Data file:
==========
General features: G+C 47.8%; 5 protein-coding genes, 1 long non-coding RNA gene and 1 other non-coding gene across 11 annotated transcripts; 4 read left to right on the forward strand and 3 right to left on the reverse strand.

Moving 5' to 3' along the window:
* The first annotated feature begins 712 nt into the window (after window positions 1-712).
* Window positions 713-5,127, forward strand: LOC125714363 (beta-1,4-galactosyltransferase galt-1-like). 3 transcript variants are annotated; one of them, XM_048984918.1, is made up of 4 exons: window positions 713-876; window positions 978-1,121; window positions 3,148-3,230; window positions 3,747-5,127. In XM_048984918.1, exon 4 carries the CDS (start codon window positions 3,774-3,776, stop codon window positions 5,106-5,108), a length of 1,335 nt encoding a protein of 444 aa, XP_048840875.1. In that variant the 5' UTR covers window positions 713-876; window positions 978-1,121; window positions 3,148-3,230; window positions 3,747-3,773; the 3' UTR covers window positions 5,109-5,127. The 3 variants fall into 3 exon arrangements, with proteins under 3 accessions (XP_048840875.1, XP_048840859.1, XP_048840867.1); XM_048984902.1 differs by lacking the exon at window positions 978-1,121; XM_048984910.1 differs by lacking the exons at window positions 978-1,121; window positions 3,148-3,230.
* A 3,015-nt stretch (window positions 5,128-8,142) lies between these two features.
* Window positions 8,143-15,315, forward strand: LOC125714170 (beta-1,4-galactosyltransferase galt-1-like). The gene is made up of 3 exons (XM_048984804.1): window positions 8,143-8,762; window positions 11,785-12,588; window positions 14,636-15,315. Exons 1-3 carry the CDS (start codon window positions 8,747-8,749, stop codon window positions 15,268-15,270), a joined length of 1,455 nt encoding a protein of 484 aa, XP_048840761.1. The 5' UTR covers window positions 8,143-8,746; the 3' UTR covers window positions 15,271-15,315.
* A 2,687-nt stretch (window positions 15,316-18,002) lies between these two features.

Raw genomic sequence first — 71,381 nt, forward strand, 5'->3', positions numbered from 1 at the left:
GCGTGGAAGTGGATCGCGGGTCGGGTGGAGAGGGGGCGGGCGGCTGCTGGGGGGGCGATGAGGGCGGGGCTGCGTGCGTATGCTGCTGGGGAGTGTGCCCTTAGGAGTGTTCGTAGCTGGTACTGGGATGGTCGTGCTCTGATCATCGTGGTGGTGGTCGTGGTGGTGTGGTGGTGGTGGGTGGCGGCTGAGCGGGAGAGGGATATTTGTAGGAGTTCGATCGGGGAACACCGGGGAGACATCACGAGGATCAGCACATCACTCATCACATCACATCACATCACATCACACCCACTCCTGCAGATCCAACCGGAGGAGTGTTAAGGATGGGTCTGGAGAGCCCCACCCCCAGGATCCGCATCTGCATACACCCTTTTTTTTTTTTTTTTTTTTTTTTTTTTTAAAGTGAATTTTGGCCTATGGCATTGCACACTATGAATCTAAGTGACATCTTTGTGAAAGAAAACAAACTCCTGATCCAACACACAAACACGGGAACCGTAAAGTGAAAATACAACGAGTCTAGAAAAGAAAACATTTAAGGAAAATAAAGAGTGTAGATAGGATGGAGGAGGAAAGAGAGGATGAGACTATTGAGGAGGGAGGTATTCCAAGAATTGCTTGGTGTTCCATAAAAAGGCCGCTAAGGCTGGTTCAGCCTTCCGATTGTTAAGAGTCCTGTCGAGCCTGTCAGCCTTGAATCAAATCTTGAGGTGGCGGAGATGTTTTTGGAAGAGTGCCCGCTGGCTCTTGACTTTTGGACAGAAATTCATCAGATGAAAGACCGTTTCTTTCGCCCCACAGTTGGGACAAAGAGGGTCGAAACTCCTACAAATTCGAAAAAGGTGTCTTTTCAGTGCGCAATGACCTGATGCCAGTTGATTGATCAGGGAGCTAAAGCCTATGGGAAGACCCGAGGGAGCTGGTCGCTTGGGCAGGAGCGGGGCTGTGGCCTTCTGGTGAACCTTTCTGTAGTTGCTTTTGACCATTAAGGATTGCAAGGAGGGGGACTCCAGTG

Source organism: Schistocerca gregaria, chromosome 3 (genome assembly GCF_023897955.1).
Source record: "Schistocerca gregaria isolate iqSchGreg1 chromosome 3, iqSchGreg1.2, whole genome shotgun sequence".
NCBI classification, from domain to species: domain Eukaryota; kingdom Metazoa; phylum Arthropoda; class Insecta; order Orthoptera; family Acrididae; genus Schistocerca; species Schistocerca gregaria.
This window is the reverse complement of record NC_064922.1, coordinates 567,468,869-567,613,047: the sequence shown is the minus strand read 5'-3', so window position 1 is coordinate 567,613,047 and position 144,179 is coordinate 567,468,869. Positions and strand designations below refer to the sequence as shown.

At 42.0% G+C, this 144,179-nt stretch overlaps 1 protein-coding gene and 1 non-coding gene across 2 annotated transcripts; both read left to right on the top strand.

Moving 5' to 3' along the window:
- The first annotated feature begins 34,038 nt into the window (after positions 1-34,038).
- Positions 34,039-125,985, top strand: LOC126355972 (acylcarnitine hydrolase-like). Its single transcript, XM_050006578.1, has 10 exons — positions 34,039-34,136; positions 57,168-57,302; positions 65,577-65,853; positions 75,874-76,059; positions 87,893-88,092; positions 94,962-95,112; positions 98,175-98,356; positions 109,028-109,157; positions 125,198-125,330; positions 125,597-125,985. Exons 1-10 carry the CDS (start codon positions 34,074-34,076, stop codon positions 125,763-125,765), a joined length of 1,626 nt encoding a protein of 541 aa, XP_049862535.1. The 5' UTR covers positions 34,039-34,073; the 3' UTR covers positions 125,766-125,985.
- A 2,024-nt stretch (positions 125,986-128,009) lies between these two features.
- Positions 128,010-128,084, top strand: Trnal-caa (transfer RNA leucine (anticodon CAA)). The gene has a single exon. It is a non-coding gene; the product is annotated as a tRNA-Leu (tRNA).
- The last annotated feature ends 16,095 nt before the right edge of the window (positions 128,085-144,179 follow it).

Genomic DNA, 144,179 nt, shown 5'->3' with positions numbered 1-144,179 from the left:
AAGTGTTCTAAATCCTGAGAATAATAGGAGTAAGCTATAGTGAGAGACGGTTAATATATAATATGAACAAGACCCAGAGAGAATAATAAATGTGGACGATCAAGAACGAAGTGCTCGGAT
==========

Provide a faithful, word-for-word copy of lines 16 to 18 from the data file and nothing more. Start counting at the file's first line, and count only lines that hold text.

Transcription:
- The first annotated feature begins 34,038 nt into the window (after positions 1-34,038).
- Positions 34,039-125,985, top strand: LOC126355972 (acylcarnitine hydrolase-like). Its single transcript, XM_050006578.1, has 10 exons — positions 34,039-34,136; positions 57,168-57,302; positions 65,577-65,853; positions 75,874-76,059; positions 87,893-88,092; positions 94,962-95,112; positions 98,175-98,356; positions 109,028-109,157; positions 125,198-125,330; positions 125,597-125,985. Exons 1-10 carry the CDS (start codon positions 34,074-34,076, stop codon positions 125,763-125,765), a joined length of 1,626 nt encoding a protein of 541 aa, XP_049862535.1. The 5' UTR covers positions 34,039-34,073; the 3' UTR covers positions 125,766-125,985.
- A 2,024-nt stretch (positions 125,986-128,009) lies between these two features.